How to Become Six Sigma Certified

To achieve Six Sigma certification, you will need to meet various requirements and pass the exam. The process is not cheap but it doesn’t take a lot of time either. Most training packages come with books about how to apply for the examination as well as manuals on how best to approach solving problems that may arise during testing so its advisable to invest in some form of preparation if this type of work appeals to you at all or even if your current workplace has mentioned they are going through changes and have been encouraging employees who might be interested in taking up leadership roles within their company’s new direction.

Written exams are usually multiple-choice and increase in allotted time and difficulty at each certification level. Where a Yellow Belt written exam may take 90 minutes, a Black Belt exam might be for four hours or more. The hands-on portion of the testing typically means completing one or more quality projects with signed affidavits – like Green Belts being required to complete just one project while Master Black Belts will need 10+ different projects completed as part of their work experience before they can certify themselves. Most bodies allow candidates to count college degrees towards this requirement too which is helpful if you’re going into teaching after becoming certified.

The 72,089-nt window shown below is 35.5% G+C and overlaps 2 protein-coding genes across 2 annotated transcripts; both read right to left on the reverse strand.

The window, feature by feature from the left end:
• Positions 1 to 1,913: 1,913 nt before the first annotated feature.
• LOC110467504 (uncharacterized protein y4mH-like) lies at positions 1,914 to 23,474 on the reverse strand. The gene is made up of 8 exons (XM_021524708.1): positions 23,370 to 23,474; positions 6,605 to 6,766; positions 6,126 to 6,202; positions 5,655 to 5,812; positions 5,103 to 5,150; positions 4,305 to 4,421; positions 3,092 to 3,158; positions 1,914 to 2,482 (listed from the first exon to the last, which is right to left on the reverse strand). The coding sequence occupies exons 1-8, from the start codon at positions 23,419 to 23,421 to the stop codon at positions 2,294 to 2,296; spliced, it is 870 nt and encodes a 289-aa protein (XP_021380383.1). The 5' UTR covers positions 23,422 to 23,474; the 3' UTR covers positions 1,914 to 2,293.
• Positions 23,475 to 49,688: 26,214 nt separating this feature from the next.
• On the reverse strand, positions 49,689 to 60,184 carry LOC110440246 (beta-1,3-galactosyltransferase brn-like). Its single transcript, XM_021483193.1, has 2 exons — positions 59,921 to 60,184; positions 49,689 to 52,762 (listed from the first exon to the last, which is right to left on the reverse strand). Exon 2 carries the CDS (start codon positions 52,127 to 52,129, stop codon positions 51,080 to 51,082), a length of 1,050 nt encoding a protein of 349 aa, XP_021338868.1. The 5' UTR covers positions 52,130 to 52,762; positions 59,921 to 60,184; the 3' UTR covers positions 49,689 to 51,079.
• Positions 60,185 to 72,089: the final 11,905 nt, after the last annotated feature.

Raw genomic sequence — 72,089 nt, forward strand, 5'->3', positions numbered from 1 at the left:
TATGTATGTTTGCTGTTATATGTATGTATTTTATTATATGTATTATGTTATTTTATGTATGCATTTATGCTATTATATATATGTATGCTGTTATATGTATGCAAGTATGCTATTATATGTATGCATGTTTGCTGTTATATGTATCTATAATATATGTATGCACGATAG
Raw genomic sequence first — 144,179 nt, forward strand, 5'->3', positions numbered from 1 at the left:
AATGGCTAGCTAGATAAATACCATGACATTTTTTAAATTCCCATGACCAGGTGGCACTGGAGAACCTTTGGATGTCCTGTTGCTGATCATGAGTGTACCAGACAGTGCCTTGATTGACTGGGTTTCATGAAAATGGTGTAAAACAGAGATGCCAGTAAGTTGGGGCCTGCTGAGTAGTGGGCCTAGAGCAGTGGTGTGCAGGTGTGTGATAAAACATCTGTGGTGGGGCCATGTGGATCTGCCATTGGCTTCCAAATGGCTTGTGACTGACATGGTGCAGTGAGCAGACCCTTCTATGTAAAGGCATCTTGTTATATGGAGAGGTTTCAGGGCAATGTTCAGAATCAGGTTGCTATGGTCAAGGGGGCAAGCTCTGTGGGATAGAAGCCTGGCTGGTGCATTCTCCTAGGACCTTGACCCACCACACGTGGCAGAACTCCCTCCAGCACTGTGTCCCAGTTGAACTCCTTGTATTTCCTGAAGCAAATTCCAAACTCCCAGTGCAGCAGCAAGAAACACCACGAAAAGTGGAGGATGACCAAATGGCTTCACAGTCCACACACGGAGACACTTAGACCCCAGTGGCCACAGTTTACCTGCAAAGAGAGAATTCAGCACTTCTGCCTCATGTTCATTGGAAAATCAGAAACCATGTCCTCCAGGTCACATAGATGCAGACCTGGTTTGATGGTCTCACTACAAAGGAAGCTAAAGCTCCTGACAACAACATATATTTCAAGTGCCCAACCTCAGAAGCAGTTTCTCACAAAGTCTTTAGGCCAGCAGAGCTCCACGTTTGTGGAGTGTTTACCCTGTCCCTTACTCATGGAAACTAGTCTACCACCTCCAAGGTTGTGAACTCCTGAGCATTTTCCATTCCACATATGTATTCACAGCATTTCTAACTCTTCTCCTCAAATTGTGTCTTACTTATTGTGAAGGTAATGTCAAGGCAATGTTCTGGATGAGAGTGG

Benefits of Getting Six Sigma Certified

The benefits of Six Sigma certification are vast and varied. Companies invest in the process because it offers a set of tools that helps improve processes within an organization, all while validating your skills needed to identify errors and eliminate them as well. If big companies like these can profit from employing Six Sigma, so could you.